For a fuller answer, I want to look back at last week's gospel. As Jesus blessed the little children, he told his disciples, “Let the children come to me for to such as these that the kingdom belongs. Whoever does not receive the kingdom of God as a little child will never enter it.” What must we do? We must receive the kingdom as a child. What does that look like? It means receiving the gift of the kingdom openly and confidently. It means we don't bargain with God over the gift— “God, if you do this for me I will be true to you.” And God doesn't say “if you do these things I will love you.” God gives us love and we accept the gift as it is given, a done deal; salvation free and clear. Receiving the gift of eternal life means abandoning our need of achievement, our need to earn God's favor, our need to be in control. We need to allow ourselves to accept the gift as it is given.
What must we do? Accept the gift. And it is a gift as Paul makes clear in his letter to the Ephesians, “For by grace you have been saved through faith, and this is not your own doing; it is the gift of God—not the result of works, so that no one may boast.” (Eph. 2: 8-9)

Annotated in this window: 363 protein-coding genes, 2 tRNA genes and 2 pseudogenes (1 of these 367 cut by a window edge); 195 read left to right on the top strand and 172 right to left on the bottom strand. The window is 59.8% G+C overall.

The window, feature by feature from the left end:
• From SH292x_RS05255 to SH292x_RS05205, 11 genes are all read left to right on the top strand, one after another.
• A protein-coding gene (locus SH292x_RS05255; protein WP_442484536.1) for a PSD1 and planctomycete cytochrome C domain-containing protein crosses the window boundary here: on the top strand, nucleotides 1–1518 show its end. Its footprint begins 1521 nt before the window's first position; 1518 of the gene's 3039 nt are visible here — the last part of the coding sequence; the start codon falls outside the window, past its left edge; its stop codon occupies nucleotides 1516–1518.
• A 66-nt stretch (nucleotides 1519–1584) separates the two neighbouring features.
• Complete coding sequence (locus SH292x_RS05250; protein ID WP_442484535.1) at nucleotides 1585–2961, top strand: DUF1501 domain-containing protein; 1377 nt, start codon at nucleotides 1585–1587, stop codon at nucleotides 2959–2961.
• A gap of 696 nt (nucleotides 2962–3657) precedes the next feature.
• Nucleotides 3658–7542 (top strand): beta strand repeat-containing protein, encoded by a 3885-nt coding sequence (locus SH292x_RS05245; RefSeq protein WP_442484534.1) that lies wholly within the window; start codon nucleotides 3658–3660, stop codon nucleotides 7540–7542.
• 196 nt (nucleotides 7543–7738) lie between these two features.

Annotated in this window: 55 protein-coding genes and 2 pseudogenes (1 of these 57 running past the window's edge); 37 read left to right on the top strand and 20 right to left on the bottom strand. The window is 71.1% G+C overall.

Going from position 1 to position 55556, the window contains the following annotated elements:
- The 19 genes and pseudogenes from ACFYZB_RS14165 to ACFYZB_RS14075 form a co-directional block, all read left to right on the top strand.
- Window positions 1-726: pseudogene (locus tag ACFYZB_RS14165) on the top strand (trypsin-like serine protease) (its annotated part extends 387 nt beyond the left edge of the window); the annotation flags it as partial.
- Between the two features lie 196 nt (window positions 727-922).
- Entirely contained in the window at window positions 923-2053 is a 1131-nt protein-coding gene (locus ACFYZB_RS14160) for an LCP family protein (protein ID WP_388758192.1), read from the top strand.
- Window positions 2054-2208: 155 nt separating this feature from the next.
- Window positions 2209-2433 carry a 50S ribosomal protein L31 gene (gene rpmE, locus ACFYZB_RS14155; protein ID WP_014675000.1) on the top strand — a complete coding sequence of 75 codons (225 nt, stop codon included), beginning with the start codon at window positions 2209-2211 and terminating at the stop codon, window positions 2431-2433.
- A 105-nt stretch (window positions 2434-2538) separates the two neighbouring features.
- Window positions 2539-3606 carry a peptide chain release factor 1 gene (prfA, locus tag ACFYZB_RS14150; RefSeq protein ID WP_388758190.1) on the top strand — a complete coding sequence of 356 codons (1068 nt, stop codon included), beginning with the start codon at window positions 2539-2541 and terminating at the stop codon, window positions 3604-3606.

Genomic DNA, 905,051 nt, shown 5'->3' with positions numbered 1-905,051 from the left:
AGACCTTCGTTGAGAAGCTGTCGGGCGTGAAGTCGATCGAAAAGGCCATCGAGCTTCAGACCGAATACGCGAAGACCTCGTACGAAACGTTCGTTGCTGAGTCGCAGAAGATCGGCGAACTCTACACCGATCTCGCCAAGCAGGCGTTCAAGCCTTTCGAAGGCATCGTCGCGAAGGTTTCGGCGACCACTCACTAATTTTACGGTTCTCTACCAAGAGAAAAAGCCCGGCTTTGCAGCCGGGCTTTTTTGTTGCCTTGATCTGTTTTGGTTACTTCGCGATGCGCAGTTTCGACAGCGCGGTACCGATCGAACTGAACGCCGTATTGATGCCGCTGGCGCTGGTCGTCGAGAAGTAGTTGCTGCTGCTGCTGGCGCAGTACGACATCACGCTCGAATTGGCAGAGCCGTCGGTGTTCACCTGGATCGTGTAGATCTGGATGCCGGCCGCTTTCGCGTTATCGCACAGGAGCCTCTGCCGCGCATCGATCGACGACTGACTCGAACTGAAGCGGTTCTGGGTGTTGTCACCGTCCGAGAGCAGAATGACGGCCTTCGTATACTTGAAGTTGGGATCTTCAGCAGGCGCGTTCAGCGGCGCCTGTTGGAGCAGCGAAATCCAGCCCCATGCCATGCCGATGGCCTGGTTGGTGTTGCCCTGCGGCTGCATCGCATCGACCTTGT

The rich young man counted on his goodness and his success to count for something in his quest for eternal life. Jesus wanted more from him. Our goodness and successes are not what qualify us for eternal life. God wants more from us, not more doing but more accepting. It is a gift, it is God's grace. We can't earn it or pay for it. Riches are no good in the kingdom. Which made no sense to the Jews in first Century Jerusalem. Part of their theology was that God blessed the righteous with wealth. How could it be that this rich young man was not already fit for the kingdom? Jesus really shocked them by declaring it basically impossible for the rich to enter the kingdom—easier for a camel to go through the eye of a needle—the largest animal; the smallest opening; doesn't work. Well, it would take God to make it work. And that what it takes to make it to God's kingdom, "For mortals it is impossible, but not for God; for God all things are possible." Our salvation, impossible for us to achieve through any works or promise or our net worth. But with God, all things...even our salvation is possible, is here for us to receive.